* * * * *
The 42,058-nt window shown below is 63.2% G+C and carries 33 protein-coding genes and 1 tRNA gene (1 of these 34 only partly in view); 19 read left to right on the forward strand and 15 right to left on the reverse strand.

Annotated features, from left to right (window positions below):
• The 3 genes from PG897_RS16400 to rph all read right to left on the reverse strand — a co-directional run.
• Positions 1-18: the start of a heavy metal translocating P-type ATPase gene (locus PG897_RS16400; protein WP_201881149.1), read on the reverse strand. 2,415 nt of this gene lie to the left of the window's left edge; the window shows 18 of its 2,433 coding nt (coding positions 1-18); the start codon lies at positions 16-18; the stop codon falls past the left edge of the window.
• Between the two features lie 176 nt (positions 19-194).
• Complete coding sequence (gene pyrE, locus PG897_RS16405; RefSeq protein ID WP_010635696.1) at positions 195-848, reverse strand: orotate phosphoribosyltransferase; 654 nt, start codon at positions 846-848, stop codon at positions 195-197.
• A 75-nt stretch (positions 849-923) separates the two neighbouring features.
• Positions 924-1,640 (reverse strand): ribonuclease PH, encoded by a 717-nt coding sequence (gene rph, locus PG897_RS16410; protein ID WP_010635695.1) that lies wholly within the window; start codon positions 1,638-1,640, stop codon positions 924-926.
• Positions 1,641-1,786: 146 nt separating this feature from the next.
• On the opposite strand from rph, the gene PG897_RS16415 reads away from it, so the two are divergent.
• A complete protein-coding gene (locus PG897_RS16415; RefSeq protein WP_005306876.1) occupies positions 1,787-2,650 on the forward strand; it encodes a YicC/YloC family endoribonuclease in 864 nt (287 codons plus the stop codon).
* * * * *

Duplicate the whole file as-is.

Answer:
The 42,058-nt window shown below is 63.2% G+C and carries 33 protein-coding genes and 1 tRNA gene (1 of these 34 only partly in view); 19 read left to right on the forward strand and 15 right to left on the reverse strand.

Annotated features, from left to right (window positions below):
• The 3 genes from PG897_RS16400 to rph all read right to left on the reverse strand — a co-directional run.
• Positions 1-18: the start of a heavy metal translocating P-type ATPase gene (locus PG897_RS16400; protein WP_201881149.1), read on the reverse strand. 2,415 nt of this gene lie to the left of the window's left edge; the window shows 18 of its 2,433 coding nt (coding positions 1-18); the start codon lies at positions 16-18; the stop codon falls past the left edge of the window.
• Between the two features lie 176 nt (positions 19-194).
• Complete coding sequence (gene pyrE, locus PG897_RS16405; RefSeq protein ID WP_010635696.1) at positions 195-848, reverse strand: orotate phosphoribosyltransferase; 654 nt, start codon at positions 846-848, stop codon at positions 195-197.
• A 75-nt stretch (positions 849-923) separates the two neighbouring features.
• Positions 924-1,640 (reverse strand): ribonuclease PH, encoded by a 717-nt coding sequence (gene rph, locus PG897_RS16410; protein ID WP_010635695.1) that lies wholly within the window; start codon positions 1,638-1,640, stop codon positions 924-926.
• Positions 1,641-1,786: 146 nt separating this feature from the next.
• On the opposite strand from rph, the gene PG897_RS16415 reads away from it, so the two are divergent.
• A complete protein-coding gene (locus PG897_RS16415; RefSeq protein WP_005306876.1) occupies positions 1,787-2,650 on the forward strand; it encodes a YicC/YloC family endoribonuclease in 864 nt (287 codons plus the stop codon).